My first question to Phil Livingston when he picked up the phone was something to which we all can relate: “What were you thinking when you decided to get into the camera business now?”
The rest of our conversation made it abundantly clear that there was no better place for him at this point in his life. With a good chunk of his career behind him, Phil was looking for one more challenge. He investigated a number of businesses that might fit the bill. However, while one by one the deals didn’t work out, he was fortunate to come upon Precision Camera. The very-well-established Austin camera store was looking for a buyer.
One More Challenge
“I was 60 years old, had a long corporate career and was looking for one more challenge,” said Livingston. “I’m an operator—not a deal guy; I was looking for a business to buy. I was actually close on a few opportunities; then Precision Camera came along.”
Given the current photography market and the peril of brick-and-mortar, wasn’t a retail store in this business a scary prospect?
“It scared a lot of investors, and a lot of other buyers,” he said. “But I was always into photography. I had a darkroom when I was 14 years old and printed pictures my father would shoot. I’m also a gear guy; this seemed like the perfect match. Especially because it combined my passion for photography with a great business opportunity. I was very lucky.”
I asked what surprised him most about his new business. He was quick to praise his employees.
“The sales force is the most impressive thing. Notably, their knowledge of this category and of their roles is incredible. It’s not that they just know about cameras; it’s also their attitude, their skills in treating customers and knowing how to close a sale.”
Then on top of everything, Covid-19 happens. I asked what he learned from running a retail business during a pandemic.
“People are more adaptable and willing to try new things than you would imagine. Suddenly, we were introducing new things to our employees, like online training, online sales, salespeople calling customers, curbside selling—and they responded. Customers also appreciated us trying new things. We realized that when customers walked into our stores, they were looking for a fast transaction, which was to our advantage. We made sure we could respond in a number of different ways to make their experience safe and enjoyable.”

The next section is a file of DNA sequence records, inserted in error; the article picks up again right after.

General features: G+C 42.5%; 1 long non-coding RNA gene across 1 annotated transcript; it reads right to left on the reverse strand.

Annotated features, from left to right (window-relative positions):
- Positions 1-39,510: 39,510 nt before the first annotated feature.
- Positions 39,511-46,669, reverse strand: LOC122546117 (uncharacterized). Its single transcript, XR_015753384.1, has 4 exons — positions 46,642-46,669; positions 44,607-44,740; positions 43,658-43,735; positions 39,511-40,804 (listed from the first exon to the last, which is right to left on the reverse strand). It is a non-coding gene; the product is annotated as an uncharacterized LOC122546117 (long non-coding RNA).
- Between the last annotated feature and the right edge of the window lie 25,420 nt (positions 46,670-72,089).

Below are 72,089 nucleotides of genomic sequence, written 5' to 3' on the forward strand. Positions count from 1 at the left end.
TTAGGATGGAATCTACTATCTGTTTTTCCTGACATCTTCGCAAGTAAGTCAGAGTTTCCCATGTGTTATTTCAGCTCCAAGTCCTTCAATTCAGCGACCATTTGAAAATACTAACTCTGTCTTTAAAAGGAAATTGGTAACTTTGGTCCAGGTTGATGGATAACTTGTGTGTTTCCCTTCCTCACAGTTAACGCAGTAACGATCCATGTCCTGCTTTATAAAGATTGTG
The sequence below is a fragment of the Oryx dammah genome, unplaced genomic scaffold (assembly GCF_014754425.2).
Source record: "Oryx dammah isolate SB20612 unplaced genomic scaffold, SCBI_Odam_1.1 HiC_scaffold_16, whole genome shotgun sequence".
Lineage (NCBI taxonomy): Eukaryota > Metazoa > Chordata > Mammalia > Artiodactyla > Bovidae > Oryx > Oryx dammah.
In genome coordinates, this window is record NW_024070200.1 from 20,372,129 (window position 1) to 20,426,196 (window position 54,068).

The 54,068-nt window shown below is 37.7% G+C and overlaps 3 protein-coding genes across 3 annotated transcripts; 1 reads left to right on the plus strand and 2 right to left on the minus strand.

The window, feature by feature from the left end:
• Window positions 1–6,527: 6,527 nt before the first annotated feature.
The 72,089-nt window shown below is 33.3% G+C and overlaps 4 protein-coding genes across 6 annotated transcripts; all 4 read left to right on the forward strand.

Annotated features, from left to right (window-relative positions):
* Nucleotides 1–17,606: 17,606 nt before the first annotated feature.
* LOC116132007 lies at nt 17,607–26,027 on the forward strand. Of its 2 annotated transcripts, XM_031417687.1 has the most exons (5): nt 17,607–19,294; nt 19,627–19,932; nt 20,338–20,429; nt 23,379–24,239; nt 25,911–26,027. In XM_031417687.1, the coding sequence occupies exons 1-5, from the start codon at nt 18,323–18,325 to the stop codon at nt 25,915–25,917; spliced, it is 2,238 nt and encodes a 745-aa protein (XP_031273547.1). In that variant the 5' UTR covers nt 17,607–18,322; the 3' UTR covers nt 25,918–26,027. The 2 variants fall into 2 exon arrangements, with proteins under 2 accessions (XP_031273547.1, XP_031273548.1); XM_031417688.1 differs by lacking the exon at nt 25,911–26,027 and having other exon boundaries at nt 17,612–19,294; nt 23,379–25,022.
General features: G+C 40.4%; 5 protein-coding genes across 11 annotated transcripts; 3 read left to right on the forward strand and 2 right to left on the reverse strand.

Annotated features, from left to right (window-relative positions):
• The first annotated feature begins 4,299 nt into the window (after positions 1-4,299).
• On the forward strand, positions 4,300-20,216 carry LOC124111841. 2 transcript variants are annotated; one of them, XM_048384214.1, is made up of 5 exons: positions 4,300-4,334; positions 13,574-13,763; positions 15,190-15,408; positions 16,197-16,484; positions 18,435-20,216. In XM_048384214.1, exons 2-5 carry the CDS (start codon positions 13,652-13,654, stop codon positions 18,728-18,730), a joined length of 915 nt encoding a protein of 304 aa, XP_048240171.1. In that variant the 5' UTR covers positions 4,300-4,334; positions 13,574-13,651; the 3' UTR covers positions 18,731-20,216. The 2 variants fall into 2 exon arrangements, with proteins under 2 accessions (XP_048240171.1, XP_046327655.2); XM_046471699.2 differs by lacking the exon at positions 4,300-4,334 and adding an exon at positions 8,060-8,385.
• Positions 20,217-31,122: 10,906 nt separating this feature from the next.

Blending Lifelong Passions
Phil Livingston also relishes the day-to-day operations of a retail environment. “I was a bit surprised at how many moving parts there are in a small camera business, all having to work at the same time. While this is not a big business, many things come into play, like supply chain, the POS system, marketing, HR, inventory control and managing products.
“I spend half of my day working on the business and half talking about cameras and photography with customers and employees. People walk in all day, drooling over products. I love watching our salespeople, who are so passionate about photography, talk to customers. It’s a big love affair on the sales floor all day long.”
Precision is now embarking on a new location—in the middle of a pandemic! What was Phil thinking?
“After analyzing customer surveys, we realized while we were doing a great job in North Austin, we weren’t serving customers in South Austin—a growing area. We were going to start with a pop-up store at the end of 2019; however, we weren’t able to open in time for the holidays. So, we opened a small store on a month-to-month lease. It worked out so well, we’re moving to a different spot with higher traffic. It’s the right thing to do for our customers and for our brand.”
It seems like the passion thing is working out.
“I’m at the crossroads of all the things I love to do. I’ve been involved in a lot of different businesses, so I know at least a little bit about a lot of industries. But I’ve never been involved in a business where I feel so passionate about the products, the people and the potential for growth. Yes, it’s working out just fine.”